You have to know how a singer breathes. You should have some experience as a chorister yourself, so that you know: What annoys me? What should I avoid as a Chorus Master?
What is important for you in an opera chorus sound compared to other choirs?
An opera chorus defines itself very differently from a radio choir – there are completely different voices. You cannot re-educate an opera chorus to be more like a radio choir, singing without vibrato; it wouldn’t work at all. Above all, you can’t shake off the individual opera sound, because then you have nothing left. You have to use and refine it and keep it as an overall sound.
It’s nice that we always have six weeks of stage preparation and in the end you usually only have to rehearse the finer points in the rehearsals that follow the stage rehearsals. Until then, you have to rehearse as flexibly as possible so that a) the singers pick up the tempo of the conductor and b) they are also open to experiments on stage.
Then you can say, ‘here we have to stay more precisely in rhythm because there is no contact with the conductor’. Or ‘here we can work even more musically, because we have a good view of the conductor’. The stage rehearsals give a certain freedom to be able to do that.
What does it take to be a good Chorus Master? How can somebody become one?
In Germany there is no special training for Chorus Masters in opera. I have spoken to many music universities about this problem. Something has to happen in German education to prepare people for the situation of ‘What can I expect as a chorus master?’ and ‘What do I have to do?’
There are some Chorus Masters who work so meticulously in the first rehearsals in the chorus room that they themselves and the chorus singers are frustrated when they come on stage. Maybe the chorus has no contact at all with the conductor, and the choir is spread all over the stage. I always try to find out early: What will the stage look like? How big is the room? What kind of costumes will they wear? How should they move?
As there is no such thing as this special training for Chorus Masters, I think the path I have taken is the right one: conducting studies, with piano and singing as second studies. I myself studied singing as a second study and also accompanied very often in the song class. You have to know how a singer breathes. You should have some experience as a chorister yourself, so that you know: What annoys me? What should I avoid as a Chorus Master?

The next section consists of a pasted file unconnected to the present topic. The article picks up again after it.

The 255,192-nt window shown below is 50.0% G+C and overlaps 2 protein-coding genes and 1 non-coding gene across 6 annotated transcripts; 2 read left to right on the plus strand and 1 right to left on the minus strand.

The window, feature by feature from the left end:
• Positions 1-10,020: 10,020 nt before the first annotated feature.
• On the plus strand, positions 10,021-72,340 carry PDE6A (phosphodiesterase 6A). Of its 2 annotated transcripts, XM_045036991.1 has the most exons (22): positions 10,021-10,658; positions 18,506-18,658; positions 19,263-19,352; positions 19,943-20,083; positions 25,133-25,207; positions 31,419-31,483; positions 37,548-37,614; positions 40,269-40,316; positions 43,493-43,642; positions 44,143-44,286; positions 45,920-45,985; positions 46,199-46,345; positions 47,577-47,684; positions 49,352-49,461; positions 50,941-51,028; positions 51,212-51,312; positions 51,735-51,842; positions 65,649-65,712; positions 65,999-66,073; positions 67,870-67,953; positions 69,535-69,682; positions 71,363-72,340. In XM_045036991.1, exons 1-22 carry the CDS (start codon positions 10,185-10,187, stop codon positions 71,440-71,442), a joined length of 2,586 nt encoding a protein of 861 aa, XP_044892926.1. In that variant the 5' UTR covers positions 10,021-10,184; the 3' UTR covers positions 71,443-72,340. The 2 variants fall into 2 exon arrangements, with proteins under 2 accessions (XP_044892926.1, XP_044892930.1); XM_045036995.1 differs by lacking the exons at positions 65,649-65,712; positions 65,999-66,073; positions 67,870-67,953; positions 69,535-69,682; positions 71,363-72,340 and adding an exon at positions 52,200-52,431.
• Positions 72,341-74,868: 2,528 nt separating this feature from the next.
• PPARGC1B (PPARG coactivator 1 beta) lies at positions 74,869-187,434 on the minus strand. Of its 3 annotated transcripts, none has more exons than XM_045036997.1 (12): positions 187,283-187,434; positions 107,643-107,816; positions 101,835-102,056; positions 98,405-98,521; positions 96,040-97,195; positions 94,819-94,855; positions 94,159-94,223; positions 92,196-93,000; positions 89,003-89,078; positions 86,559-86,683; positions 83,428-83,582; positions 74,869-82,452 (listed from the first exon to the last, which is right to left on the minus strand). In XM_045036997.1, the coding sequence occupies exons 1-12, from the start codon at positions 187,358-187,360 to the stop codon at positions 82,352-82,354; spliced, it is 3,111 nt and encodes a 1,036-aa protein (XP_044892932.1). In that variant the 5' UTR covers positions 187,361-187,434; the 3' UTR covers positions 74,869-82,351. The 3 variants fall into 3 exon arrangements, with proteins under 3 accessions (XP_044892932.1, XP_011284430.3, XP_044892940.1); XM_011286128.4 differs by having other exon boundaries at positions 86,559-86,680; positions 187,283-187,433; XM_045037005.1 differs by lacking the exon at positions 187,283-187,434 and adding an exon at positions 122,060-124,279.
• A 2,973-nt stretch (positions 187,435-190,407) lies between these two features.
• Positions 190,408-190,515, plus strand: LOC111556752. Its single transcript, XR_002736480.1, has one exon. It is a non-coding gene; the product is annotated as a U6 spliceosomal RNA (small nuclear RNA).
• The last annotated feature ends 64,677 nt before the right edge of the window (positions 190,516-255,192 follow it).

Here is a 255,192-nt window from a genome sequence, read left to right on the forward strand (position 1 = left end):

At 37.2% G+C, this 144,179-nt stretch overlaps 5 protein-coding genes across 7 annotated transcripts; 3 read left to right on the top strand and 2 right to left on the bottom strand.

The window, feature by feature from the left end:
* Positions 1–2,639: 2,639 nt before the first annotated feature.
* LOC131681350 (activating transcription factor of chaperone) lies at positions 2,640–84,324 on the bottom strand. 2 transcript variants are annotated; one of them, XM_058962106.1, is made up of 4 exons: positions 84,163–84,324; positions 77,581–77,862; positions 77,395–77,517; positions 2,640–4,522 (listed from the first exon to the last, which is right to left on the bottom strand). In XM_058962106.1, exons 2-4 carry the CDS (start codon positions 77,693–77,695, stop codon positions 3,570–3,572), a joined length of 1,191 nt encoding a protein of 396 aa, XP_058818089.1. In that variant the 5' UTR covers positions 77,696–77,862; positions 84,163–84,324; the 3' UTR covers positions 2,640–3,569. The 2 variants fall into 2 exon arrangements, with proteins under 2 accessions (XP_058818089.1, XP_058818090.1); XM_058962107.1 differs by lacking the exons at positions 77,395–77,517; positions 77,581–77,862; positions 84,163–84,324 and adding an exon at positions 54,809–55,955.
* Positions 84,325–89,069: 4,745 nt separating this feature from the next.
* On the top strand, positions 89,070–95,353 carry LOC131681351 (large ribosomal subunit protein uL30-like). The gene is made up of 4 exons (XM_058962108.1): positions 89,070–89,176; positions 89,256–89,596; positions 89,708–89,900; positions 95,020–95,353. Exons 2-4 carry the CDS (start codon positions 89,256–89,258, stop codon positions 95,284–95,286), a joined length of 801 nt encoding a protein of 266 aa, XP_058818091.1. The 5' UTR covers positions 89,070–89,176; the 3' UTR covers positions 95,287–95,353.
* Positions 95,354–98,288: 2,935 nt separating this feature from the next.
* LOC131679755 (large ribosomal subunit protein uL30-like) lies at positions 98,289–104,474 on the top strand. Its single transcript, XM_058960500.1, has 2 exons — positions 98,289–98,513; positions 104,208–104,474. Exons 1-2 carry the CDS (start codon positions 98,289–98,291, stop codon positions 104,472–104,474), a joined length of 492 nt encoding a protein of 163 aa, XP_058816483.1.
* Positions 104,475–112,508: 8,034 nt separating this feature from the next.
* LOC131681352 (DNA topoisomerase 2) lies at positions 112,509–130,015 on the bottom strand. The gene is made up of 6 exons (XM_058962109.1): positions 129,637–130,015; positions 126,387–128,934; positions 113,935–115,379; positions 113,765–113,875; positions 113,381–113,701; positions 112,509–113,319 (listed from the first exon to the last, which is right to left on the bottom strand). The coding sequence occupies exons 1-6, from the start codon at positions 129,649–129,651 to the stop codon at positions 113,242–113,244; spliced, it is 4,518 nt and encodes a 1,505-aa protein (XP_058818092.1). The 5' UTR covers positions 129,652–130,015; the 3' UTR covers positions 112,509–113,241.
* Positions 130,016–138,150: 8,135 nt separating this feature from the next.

I think we should think much less about there being separate jobs in the theatre; I simply find this demarcation wrong. It would be good to see chorus singers being used more as soloists and perhaps soloists helping out in the choir, so that we can create a better quality through this flexibility.
With Riccardo Chailly, I did Manon Lescaut and he asked me to come to Milan. I was there for two days and he played the whole piece at the piano. We simply got along with each other. I knew what he meant, even if he couldn’t put it into words.
You have worked with many very famous conductors in your career. As a Chorus Master, what do you expect from a conductor?
First of all the normal things. What tempo do they want, how will they make the transitions, or can they clarify some questions that will save you time. I always sit down with the conductor for two hours, because you can clarify a lot of things beforehand. The best example was Claudio Abbado, who had never experienced it like this before. I went to him and asked: “How am I supposed to make this transition here?” He looked at it and said: “Yes, let’s go through it now.” At first I was perplexed. I said “I’m not doing this rehearsal for me, I’m doing it so you’ll be happy with the chorus.”
I want to get a sense of what’s going to be important to a conductor. There are a few conductors where you know pretty well what is going to happen, and there are conductors who react very differently. With Riccardo Chailly, for example, I did Manon Lescaut and he asked me to come to Milan. I was there for two days and he played the whole piece at the piano. Then I knew about it, rehearsed the choir in the same way and it was then that he asked me to be his assistant in the production. I even conducted the main piano rehearsal, because he liked it so much. That was a great experience for me.
Is there a conductor you enjoyed working with the most?
Riccardo Chailly, definitely. I also prepared concerts with him. Until then it was normal that if the Gewandhaus Orchestra needed a choir, it was the MDR Choir, a radio choir. He said right from the start that we would do the Ninth Symphony with the opera chorus. He liked the opera chorus so much that we joined the orchestra on the big tours with it all over Europe: Lucerne, Rotterdam, London, and also Hong Kong. It was great. We simply got along with each other. I knew what he meant, even if he couldn’t put it into words.